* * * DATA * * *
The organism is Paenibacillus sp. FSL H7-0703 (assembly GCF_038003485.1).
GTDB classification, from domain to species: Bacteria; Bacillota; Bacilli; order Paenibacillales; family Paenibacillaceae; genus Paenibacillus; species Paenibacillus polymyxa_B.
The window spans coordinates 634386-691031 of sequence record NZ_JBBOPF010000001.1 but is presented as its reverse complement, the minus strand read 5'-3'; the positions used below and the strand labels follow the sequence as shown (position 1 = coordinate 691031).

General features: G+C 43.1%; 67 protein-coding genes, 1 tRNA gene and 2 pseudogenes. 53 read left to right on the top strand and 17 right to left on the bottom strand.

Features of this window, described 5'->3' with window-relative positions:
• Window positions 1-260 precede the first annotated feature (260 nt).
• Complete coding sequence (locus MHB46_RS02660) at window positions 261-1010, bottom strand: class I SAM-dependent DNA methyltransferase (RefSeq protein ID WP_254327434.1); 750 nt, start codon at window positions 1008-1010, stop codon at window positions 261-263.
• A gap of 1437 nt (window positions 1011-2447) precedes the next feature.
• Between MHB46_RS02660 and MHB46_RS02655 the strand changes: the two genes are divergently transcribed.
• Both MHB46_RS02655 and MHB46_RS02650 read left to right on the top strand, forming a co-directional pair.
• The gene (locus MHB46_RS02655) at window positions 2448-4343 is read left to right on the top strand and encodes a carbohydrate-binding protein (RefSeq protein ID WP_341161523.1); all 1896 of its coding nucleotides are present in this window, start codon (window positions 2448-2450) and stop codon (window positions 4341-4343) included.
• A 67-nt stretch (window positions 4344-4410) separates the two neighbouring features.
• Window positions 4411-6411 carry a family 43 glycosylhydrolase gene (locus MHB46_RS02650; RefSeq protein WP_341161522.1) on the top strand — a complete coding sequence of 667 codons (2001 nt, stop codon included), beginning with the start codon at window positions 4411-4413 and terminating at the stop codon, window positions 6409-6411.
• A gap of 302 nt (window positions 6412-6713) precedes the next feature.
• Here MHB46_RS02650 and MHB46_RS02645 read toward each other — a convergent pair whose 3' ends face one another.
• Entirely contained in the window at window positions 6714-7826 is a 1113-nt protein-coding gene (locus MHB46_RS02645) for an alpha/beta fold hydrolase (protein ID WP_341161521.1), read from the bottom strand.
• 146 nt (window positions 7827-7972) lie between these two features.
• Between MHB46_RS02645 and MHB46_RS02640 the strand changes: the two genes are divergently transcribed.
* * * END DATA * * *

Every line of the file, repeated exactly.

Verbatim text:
The organism is Paenibacillus sp. FSL H7-0703 (assembly GCF_038003485.1).
GTDB classification, from domain to species: Bacteria; Bacillota; Bacilli; order Paenibacillales; family Paenibacillaceae; genus Paenibacillus; species Paenibacillus polymyxa_B.
The window spans coordinates 634386-691031 of sequence record NZ_JBBOPF010000001.1 but is presented as its reverse complement, the minus strand read 5'-3'; the positions used below and the strand labels follow the sequence as shown (position 1 = coordinate 691031).

General features: G+C 43.1%; 67 protein-coding genes, 1 tRNA gene and 2 pseudogenes. 53 read left to right on the top strand and 17 right to left on the bottom strand.

Features of this window, described 5'->3' with window-relative positions:
• Window positions 1-260 precede the first annotated feature (260 nt).
• Complete coding sequence (locus MHB46_RS02660) at window positions 261-1010, bottom strand: class I SAM-dependent DNA methyltransferase (RefSeq protein ID WP_254327434.1); 750 nt, start codon at window positions 1008-1010, stop codon at window positions 261-263.
• A gap of 1437 nt (window positions 1011-2447) precedes the next feature.
• Between MHB46_RS02660 and MHB46_RS02655 the strand changes: the two genes are divergently transcribed.
• Both MHB46_RS02655 and MHB46_RS02650 read left to right on the top strand, forming a co-directional pair.
• The gene (locus MHB46_RS02655) at window positions 2448-4343 is read left to right on the top strand and encodes a carbohydrate-binding protein (RefSeq protein ID WP_341161523.1); all 1896 of its coding nucleotides are present in this window, start codon (window positions 2448-2450) and stop codon (window positions 4341-4343) included.
• A 67-nt stretch (window positions 4344-4410) separates the two neighbouring features.
• Window positions 4411-6411 carry a family 43 glycosylhydrolase gene (locus MHB46_RS02650; RefSeq protein WP_341161522.1) on the top strand — a complete coding sequence of 667 codons (2001 nt, stop codon included), beginning with the start codon at window positions 4411-4413 and terminating at the stop codon, window positions 6409-6411.
• A gap of 302 nt (window positions 6412-6713) precedes the next feature.
• Here MHB46_RS02650 and MHB46_RS02645 read toward each other — a convergent pair whose 3' ends face one another.
• Entirely contained in the window at window positions 6714-7826 is a 1113-nt protein-coding gene (locus MHB46_RS02645) for an alpha/beta fold hydrolase (protein ID WP_341161521.1), read from the bottom strand.
• 146 nt (window positions 7827-7972) lie between these two features.
• Between MHB46_RS02645 and MHB46_RS02640 the strand changes: the two genes are divergently transcribed.